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6 posts tagged with "Rust"

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5 min read

Our tool coq-of-rust enables formal verification of 馃Rust code, to make sure that a program has no bugs given a precise specification. We work by translating Rust programs to the general proof system 馃悡Coq.

Here, we present how we translate function bodies from Rust to Coq in an example. We also show some of the optimizations we made to reduce the size of the translation.


If you need to formally verify your Rust codebase to improve the security of your application, email us!

6 min read

We continued our work on coq-of-rust, a tool to formally verify Rust programs using the proof system Coq馃悡. This tool translates Rust programs to an equivalent Coq program, which can then be verified using Coq's proof assistant. It opens the door to building mathematically proven bug-free Rust programs.

We present two main improvements we made to coq-of-rust:

  • Using the THIR intermediate language of Rust to have more information during the translation to Coq.
  • Bundling the type-classes representing the traits of Rust to have faster type-checking in Coq.

8 min read

In our project coq-of-rust we translate programs written in Rust to equivalent programs in the language of the proof system Coq馃悡, which will later allow us to formally verify them. Both Coq and Rust have many unique features, and there are many differences between them, so in the process of translation we need to treat the case of each language construction separately. In this post, we discuss how we translate the most complicated one: traits.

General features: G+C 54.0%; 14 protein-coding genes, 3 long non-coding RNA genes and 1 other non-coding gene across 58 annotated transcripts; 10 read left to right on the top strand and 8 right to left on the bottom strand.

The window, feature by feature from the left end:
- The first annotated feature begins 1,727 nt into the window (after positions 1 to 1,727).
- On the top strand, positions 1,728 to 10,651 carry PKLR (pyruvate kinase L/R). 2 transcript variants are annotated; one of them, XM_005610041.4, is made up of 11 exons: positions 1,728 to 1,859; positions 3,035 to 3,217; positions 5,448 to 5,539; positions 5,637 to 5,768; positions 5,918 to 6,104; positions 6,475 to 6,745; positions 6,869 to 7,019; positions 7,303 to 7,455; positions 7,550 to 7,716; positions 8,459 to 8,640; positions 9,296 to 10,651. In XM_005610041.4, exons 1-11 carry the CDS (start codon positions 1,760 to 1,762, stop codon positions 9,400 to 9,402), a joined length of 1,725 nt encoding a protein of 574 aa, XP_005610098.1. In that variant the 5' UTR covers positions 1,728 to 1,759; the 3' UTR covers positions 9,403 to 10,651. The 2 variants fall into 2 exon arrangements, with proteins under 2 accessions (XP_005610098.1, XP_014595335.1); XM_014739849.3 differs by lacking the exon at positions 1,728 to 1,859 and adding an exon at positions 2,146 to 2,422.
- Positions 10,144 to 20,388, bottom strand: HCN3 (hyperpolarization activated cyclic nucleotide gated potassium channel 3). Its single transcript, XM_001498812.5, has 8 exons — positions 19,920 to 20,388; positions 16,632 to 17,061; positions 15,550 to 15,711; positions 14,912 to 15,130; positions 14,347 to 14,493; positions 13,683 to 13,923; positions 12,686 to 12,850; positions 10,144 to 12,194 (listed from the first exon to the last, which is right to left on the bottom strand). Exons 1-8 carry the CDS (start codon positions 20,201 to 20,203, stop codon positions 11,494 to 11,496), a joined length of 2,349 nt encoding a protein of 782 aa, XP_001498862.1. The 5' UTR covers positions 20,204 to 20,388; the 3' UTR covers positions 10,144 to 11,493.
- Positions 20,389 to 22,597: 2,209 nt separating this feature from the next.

5 min read

We are diversifying ourselves to apply formal verification on 3锔忊儯 new languages with Solidity, Rust, and TypeScript. In this article we describe our approach. For these three languages, we translate the code to the proof system 馃悡Coq. We generate the cleanest馃Ъ possible output to simplify the formal verification馃搻 effort that comes after.

Formal verification is a way to ensure that a program follows its specification in馃挴% of cases thanks to the use of mathematical methods. It removes far more bugs and security issues than testing, and is necessary to deliver software of the highest quality馃拵.